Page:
The Human Marvels

[1 March 2005]

By Andrew Phillips

The Human Marvels

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Dearest Reader,

At the risk of drawing attention, or more attention than deserved, I thought you should be warned. In person, The Human Marvel’s, a “musical” man and wife duo:

1. Appear, skin flaring with tattoos, husband and wife each covered in ink - the man dons interconnecting jig-saw puzzle pieces, a dissection of his entire body.

2. Play simplistic middle-school metal band arrangements for bass and guitar while issuing equally pubescent, off key snarls against casiotone backbeats.

3. Continuously declare that “Our T-shirts are only 10 bucks and they come with a free CD” thus correctly pushing the merchandise over the music.

4. Circulate after the show menacingly soliciting addresses to which they will send “an assortment of goodies”.

5. In reverence to their time as card-carrying carnies (no joke) and performers on Ripley’s Believe it or Not actually perform the following tricks:

  • The man snorts a condom through the nose, later spitting it out, blowing it up, and popping it over the audience.
  • In a spoken act of “faith” he performs a sword-swallowing trick, replacing the sword with a three-and-a-half-foot iron cross.
  • Later his wife sticks long pins into the meat of her wrist and forearm, then placing pads on the ends of each needle to be set aflame.
  • She then applies a radial buffer/saw to the body of her bass guitar (still around her neck) lighting a cigarette by pressing her head deeply into in the resulting four-foot streams of spark.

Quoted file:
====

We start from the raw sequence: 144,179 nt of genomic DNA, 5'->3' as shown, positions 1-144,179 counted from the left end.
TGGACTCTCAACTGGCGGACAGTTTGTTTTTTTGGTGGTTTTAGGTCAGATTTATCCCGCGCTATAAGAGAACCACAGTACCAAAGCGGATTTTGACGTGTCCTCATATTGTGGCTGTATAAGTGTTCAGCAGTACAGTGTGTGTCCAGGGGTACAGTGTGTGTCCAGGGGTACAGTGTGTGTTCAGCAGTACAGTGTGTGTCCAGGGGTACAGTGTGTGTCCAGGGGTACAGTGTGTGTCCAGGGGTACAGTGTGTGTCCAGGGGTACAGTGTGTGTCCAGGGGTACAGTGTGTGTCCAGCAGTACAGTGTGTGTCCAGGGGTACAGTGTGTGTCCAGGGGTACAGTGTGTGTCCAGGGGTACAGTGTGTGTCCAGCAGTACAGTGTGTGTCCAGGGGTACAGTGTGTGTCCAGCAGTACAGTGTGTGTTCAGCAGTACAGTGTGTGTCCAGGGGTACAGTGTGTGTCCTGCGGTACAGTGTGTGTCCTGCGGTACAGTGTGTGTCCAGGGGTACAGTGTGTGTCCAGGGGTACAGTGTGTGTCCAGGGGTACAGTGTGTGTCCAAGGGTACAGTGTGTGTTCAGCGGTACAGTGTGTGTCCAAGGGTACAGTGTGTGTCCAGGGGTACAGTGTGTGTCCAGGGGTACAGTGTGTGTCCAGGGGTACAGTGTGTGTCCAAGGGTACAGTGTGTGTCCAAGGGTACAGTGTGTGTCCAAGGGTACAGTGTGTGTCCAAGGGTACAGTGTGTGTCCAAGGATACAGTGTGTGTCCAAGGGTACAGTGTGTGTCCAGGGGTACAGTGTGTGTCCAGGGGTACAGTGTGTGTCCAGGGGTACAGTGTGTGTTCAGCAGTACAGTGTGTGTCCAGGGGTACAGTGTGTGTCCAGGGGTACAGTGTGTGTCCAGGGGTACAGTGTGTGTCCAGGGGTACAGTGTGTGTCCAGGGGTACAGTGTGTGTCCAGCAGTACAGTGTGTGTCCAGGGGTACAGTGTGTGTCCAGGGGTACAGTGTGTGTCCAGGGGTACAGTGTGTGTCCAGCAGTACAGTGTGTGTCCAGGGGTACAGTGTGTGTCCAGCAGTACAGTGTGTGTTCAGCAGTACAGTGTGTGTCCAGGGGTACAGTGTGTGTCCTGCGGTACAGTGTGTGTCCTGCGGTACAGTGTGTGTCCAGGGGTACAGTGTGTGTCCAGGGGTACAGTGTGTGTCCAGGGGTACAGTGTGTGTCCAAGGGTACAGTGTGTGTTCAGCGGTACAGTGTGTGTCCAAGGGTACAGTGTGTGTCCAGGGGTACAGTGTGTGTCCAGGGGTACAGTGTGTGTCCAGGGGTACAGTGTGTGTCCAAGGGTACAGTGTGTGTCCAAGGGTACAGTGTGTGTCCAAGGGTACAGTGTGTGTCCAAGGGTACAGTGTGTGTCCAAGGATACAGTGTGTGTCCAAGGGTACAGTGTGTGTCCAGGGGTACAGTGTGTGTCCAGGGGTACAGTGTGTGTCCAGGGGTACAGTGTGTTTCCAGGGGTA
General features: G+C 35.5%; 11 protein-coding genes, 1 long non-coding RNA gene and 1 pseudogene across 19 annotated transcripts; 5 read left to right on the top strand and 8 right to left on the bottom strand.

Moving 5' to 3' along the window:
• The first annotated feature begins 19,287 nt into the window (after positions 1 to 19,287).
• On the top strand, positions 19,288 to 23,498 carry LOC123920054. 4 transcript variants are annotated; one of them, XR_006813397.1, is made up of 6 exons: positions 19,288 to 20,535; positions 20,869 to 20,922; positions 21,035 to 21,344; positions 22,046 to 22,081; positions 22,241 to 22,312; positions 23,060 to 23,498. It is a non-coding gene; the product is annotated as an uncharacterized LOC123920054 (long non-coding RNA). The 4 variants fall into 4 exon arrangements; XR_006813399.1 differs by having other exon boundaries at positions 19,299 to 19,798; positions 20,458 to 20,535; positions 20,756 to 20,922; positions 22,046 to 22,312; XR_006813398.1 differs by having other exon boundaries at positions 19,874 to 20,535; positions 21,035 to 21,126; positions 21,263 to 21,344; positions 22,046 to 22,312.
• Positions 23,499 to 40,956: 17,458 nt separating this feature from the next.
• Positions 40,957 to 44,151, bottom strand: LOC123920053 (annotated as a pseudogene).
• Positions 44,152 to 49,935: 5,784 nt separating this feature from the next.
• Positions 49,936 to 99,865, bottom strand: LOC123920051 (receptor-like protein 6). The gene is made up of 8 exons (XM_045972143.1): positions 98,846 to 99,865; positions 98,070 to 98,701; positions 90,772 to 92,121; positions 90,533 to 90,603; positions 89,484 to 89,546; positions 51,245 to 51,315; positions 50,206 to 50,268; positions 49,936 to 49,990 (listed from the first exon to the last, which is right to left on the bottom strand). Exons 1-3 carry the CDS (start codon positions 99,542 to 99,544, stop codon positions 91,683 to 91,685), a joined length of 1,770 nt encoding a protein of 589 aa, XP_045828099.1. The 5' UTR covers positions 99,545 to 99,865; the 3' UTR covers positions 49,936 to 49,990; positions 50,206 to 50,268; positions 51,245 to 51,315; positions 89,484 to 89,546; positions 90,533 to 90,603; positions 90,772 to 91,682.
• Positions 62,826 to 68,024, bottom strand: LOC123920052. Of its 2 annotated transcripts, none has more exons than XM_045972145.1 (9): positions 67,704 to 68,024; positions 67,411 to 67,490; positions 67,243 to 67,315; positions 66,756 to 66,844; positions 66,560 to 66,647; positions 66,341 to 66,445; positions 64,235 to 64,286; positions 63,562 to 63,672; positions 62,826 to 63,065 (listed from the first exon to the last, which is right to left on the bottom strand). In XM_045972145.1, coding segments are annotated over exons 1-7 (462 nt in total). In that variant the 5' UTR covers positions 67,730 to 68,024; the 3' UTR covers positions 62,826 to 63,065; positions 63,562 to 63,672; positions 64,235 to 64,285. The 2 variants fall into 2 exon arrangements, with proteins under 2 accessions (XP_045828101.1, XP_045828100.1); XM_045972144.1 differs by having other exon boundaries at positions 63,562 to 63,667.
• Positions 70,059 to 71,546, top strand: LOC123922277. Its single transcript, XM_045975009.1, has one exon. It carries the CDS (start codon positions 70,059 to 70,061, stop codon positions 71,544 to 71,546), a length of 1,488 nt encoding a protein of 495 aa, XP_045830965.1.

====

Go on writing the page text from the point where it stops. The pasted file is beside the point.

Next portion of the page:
• As a finale the man uses a pump and a long tube—inserted nasally—to squirt a jar of cleaning fluid into his stomach. Once the pump is empty he presses the tube deeper into his body and uses it suck the fluid back into its glass encasing. His wife then drinks the fluid.

That’s love.

While these tricks may inspire interest in more perverse or twisted reader, they hardly live up to their descriptions. Set against the painful repetition of the same two power chords, the tricks are unnecessarily grotesque, and the music itself, is completely unnecessary, a further cruel trick played by the “band.”

The show moves at tortoise speed, an unsuccessful synthesis of music and spectacle. It doesn’t indulge or engage the perverse senses, but rather dulls them with bad tricks and equally awful music. Even as spectacle, it’s a waste.

I wouldn’t mention it at all, certainly not to give the thing any publicity, but I thought I’d let you know that I did you a favor. I saw the Human Marvels, so you don’t have to. And, trust me, you really don’t.

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